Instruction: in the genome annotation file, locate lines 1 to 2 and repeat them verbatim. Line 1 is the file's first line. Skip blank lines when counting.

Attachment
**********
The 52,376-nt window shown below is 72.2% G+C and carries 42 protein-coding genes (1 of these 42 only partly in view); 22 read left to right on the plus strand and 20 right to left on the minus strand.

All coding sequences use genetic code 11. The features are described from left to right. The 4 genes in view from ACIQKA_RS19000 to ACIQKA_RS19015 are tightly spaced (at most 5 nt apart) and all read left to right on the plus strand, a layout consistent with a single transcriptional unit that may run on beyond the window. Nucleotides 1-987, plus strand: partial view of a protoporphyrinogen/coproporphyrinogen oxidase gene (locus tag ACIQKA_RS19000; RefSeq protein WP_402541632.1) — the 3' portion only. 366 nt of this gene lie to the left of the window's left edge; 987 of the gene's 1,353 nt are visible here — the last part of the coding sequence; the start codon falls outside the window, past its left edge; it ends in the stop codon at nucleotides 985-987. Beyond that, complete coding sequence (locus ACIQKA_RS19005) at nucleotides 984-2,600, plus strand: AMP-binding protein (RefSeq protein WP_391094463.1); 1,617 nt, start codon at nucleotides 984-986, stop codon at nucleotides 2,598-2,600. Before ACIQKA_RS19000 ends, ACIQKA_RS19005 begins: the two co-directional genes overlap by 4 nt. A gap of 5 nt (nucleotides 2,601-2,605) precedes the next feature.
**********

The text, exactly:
The 52,376-nt window shown below is 72.2% G+C and carries 42 protein-coding genes (1 of these 42 only partly in view); 22 read left to right on the plus strand and 20 right to left on the minus strand.

All coding sequences use genetic code 11. The features are described from left to right. The 4 genes in view from ACIQKA_RS19000 to ACIQKA_RS19015 are tightly spaced (at most 5 nt apart) and all read left to right on the plus strand, a layout consistent with a single transcriptional unit that may run on beyond the window. Nucleotides 1-987, plus strand: partial view of a protoporphyrinogen/coproporphyrinogen oxidase gene (locus tag ACIQKA_RS19000; RefSeq protein WP_402541632.1) — the 3' portion only. 366 nt of this gene lie to the left of the window's left edge; 987 of the gene's 1,353 nt are visible here — the last part of the coding sequence; the start codon falls outside the window, past its left edge; it ends in the stop codon at nucleotides 985-987. Beyond that, complete coding sequence (locus ACIQKA_RS19005) at nucleotides 984-2,600, plus strand: AMP-binding protein (RefSeq protein WP_391094463.1); 1,617 nt, start codon at nucleotides 984-986, stop codon at nucleotides 2,598-2,600. Before ACIQKA_RS19000 ends, ACIQKA_RS19005 begins: the two co-directional genes overlap by 4 nt. A gap of 5 nt (nucleotides 2,601-2,605) precedes the next feature.